“Good luck, Troy. I hope you punish them all,” Esfandiari said as he made his exit. Isaac Haxton filled his seat, buying in for $100,000.
Table talk, part 2: Rahim called the straddle with and Howard raised to $3,200 holding ace-queen. Rahim called. Howard whiffed the flop, while Rahim hit middle pair and bet $5,000. Howard called, then checked dark before the came on turn making him top pair. Rahim checked behind.
“Ace scared you?” Howard asked.
“No ace made me,” Rahim replied.
“It did? $10,000 it made you,” Howard said, putting out two 5k chips as a king hit the river. “Liar. LIAR! Now raise me liar!” he snarled.
“If only I could. You gotta work on your shtick, though, man. It’s a little much. You’ve got to relax,” Rahim offered
On the next deal, Howard found another premium hand and raised to $1,200 with . Viffer called with , and Haxton looked down at on the button. He three-bet to $4,800, Howard called and Viffer folded. Haxton made the nuts on the flopvb — a set of queens. Howard checked and Haxton bet $6,800. Howard tanked for a bit, studying Haxton.
“Your eyes blinked, sir. You’ve got a set, don’t you?” he said almost psychically as he mucked his hand.
“My eyes blinked? Pretty good,” Haxton replied.
Howard digs his way out: Not realizing there was a straddle on, Haxton min-raised to $1,600 with . Rahim called with , Howard came along with , and Viffer called from the straddle with . Everyone got a piece of the flop — Howard made top two pair, Haxton hit top pair, and both Rahim and Viffer made middle pair. Rahim bet $5,000, Howard raised to $20,000, and the bet chased away all three opponents. With that pot and the blinds he stole on the following hand, Howard cut his losses to $10,500.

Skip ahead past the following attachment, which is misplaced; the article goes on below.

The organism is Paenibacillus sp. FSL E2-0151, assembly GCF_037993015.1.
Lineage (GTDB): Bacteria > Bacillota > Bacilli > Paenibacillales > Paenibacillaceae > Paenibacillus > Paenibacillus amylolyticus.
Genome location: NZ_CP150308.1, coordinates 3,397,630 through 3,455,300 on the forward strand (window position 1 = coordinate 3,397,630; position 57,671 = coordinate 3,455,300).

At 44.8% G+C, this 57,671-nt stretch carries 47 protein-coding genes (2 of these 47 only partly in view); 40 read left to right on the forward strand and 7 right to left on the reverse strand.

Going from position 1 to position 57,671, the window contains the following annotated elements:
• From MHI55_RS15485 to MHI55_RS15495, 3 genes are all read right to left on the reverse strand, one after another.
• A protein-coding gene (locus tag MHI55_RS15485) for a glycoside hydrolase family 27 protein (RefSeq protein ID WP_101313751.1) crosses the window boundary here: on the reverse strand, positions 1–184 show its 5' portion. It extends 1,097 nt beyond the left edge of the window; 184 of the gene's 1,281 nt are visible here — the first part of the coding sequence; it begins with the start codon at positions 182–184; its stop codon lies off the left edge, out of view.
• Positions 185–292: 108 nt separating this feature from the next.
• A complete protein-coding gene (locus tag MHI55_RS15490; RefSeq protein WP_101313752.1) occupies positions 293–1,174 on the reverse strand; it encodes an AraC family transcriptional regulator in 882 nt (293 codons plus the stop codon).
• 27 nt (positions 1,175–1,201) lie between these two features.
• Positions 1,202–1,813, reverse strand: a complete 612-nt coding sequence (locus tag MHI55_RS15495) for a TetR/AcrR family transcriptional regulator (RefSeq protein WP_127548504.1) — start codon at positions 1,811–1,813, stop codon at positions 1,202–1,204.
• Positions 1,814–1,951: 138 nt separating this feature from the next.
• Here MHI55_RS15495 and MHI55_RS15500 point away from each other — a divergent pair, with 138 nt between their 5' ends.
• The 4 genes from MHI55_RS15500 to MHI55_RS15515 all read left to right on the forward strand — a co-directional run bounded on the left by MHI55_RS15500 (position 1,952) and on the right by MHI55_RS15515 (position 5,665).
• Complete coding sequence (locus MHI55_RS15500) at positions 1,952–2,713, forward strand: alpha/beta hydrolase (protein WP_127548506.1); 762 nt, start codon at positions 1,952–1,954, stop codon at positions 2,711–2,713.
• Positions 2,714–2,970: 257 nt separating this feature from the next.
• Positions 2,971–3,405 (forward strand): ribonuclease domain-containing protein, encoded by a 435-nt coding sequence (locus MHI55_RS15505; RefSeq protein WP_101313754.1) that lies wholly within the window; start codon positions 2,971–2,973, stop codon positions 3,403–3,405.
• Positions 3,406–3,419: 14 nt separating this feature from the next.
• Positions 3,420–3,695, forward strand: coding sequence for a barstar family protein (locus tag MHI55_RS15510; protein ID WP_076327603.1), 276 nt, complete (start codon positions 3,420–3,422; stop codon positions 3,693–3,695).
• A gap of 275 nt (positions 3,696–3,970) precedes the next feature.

The hand that will haunt him for life: With only 22 hands to go, Rahim pressured Howard into double-straddling for $1,600, telling the Loose Cannon that it was high time he started gambling it up. Viffer called the $1,600 with , and the action folded to original straddler Rahim, who called with . Howard looked at his hand for the first time and much to his delight, found pocket queens. He raised the pot to $7,600, Viffer called, and Rahim got out of the way. The looked pretty safe for Howard, who checked over to Viffer, likely hoping he’d bet. Instead, Viffer checked behind. The on the turn, however was quite the scare card for Howard. Still, he bet $10,000. Viffer asked how much he had behind (about $60,000), before flat-calling. The river fell the and Howard bet another $10,000- about one-third of the pot. Viffer shoved.